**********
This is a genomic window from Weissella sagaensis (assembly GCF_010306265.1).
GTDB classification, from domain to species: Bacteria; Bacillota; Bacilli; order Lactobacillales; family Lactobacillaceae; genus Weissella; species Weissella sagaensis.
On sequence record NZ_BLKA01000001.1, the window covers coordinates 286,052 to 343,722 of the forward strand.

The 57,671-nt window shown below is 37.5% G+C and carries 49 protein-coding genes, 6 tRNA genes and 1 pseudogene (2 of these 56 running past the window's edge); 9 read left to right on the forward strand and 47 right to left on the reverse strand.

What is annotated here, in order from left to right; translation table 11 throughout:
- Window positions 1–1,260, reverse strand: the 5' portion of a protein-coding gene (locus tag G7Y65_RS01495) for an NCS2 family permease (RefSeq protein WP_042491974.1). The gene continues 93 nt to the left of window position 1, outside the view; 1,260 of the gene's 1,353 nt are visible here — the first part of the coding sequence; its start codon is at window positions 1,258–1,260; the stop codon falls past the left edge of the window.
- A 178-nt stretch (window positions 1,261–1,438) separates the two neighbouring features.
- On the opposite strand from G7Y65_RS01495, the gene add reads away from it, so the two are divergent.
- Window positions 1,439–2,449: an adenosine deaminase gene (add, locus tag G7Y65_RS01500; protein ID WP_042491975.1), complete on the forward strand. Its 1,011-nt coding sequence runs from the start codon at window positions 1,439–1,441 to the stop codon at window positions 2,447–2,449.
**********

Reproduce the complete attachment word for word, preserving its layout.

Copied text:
This is a genomic window from Weissella sagaensis (assembly GCF_010306265.1).
GTDB classification, from domain to species: Bacteria; Bacillota; Bacilli; order Lactobacillales; family Lactobacillaceae; genus Weissella; species Weissella sagaensis.
On sequence record NZ_BLKA01000001.1, the window covers coordinates 286,052 to 343,722 of the forward strand.

The 57,671-nt window shown below is 37.5% G+C and carries 49 protein-coding genes, 6 tRNA genes and 1 pseudogene (2 of these 56 running past the window's edge); 9 read left to right on the forward strand and 47 right to left on the reverse strand.

What is annotated here, in order from left to right; translation table 11 throughout:
- Window positions 1–1,260, reverse strand: the 5' portion of a protein-coding gene (locus tag G7Y65_RS01495) for an NCS2 family permease (RefSeq protein WP_042491974.1). The gene continues 93 nt to the left of window position 1, outside the view; 1,260 of the gene's 1,353 nt are visible here — the first part of the coding sequence; its start codon is at window positions 1,258–1,260; the stop codon falls past the left edge of the window.
- A 178-nt stretch (window positions 1,261–1,438) separates the two neighbouring features.
- On the opposite strand from G7Y65_RS01495, the gene add reads away from it, so the two are divergent.
- Window positions 1,439–2,449: an adenosine deaminase gene (add, locus tag G7Y65_RS01500; protein ID WP_042491975.1), complete on the forward strand. Its 1,011-nt coding sequence runs from the start codon at window positions 1,439–1,441 to the stop codon at window positions 2,447–2,449.